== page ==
How To Keep Your Anxiety In Check After Surviving A Brutal Layoff Season
For many employees, the ongoing layoff season can be an overwhelming experience. As we have recently seen with the news about Google employees, layoffs can cause significant stress and anxiety not only for those laid off but also those who survive the purge.
For instance, Google employees were left feeling anxious about their own job security after a move that saw approximately 6% of Alphabet Inc.’s full-time personnel laid off, including some high performers and those on immigration permits.
The lack of “psychological safety,” according to one employee, raised concerns. Employees questioned how they were expected to feel safe again.
This seems to be a universal feeling. As a psychologist, I have seen an uptick in people coming to therapy with questions like:
- “How can I deal with the emotions of surviving a layoff in my high-pressure work environment?”
- “How can I regain my confidence and feel secure in my job given the uncertain nature of the current job market and industry layoffs?”
- “I feel so guilty when I think about how my friends are out of a job while I am not. How can I stop feeling this way?”
Here are two ways to reframe your thoughts to stabilize your mental health after a brutal layoff season.
#1. Let the quality of your work speak for itself
It can be difficult to focus on your work when you are uncertain about your future in your organization. It can feel futile to pour your energy into a project you may or may not see through to the end.
However, a review article published in Frontiers in Psychology suggests that while uncertainty is often linked to negative emotions, it can also be a great motivator if you are able to process uncertainty from a “how could this potentially benefit me” viewpoint. The more positive you remain about your work and its quality and impact, the more confident you will be in the face of an uncertain situation.
Think of it this way. If you are terminated by your current organization, you will need to look for employment elsewhere. Showing your prospective employers that you remained dedicated, confident, and productive in stressful situations (like this layoff season) will be a great look for you.
On the other hand, if you crumble under the pressure and start neglecting your work, you are in for a double-trouble situation: your current organization may notice the drop in performance and may think of you as an easy target for the next time they resize and prospective employers could read it as a sign that you do not work well under pressure.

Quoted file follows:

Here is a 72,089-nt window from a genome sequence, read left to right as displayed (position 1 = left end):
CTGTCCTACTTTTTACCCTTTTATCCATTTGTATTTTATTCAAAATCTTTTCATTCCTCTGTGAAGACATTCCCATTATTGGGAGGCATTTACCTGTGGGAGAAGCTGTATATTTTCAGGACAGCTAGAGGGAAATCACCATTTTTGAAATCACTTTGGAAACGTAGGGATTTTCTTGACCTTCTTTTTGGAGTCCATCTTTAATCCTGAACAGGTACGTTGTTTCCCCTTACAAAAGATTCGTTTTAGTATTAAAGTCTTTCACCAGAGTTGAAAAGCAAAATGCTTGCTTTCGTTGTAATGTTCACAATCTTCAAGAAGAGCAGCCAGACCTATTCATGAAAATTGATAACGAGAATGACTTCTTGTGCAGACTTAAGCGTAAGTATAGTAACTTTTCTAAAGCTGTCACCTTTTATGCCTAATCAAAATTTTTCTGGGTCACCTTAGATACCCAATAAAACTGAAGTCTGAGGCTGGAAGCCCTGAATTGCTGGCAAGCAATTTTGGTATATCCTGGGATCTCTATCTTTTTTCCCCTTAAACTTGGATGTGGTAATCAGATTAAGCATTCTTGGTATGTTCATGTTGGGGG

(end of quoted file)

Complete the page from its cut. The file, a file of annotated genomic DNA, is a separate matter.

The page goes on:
#2. Embrace change by upskilling yourself
When it comes to keeping your confidence up after a particularly brutal layoff season, upskilling is the name of the game.
While it is easy to get caught up in the guilt and the whys and the hows of your employment status versus that of your colleagues who were affected by the downsizing, try to focus on the positives. You were offered a continued opportunity to grow in your current organization because you bring unique skills and contributions that are prized by your employer. One way to make yourself even more indispensable is to pick up skills beyond your areas of expertise.
Let’s take the example of the layoffs at Microsoft and Google. These companies are betting big on artificial intelligence (AI), and this seems to have partially precipitated the recent layoffs.
Sundar Pichai, CEO of Google, has referred to AI as the most transformative technology of all time and has claimed that the company’s plan in making the layoffs will be to “focus our talent and capital to our highest priorities.”
Although it hasn’t laid it out as concretely, Microsoft may have similar goals. The company let go of around 10,000 of its employees, while almost simultaneously investing $10 billion in OpenAI, a pioneer in the AI space.
A 2021 study published in the International Journal of Human Resource Management argues that upskilling yourself to accommodate the changes brought about by AI is crucial. Forecasting a work environment where human-AI interaction will be widespread, the study found five sought-after skills to add to your repertoire:
- Data analysis skills
- Digital competency
- Complex cognitive skills
- Decision making
- Continuous learning
Even if your job doesn’t have anything to do with technology, it is important to keep abreast of the developments in the technology space, because it looks like AI is here to stay and will change how we think about work.
Surviving a layoff season in your industry can be challenging. There’s a level of guilt that comes with being a survivor, and layoff anxiety is real and lasting. Sometimes, the best way to deal with the distress this can bring about is to speak to a mental health professional.
Understand that it’s possible to come out stronger and more resilient on the other side. By focusing on your work, staying confident, and upskilling yourself, you can weather the storm and be prepared for new opportunities in the future.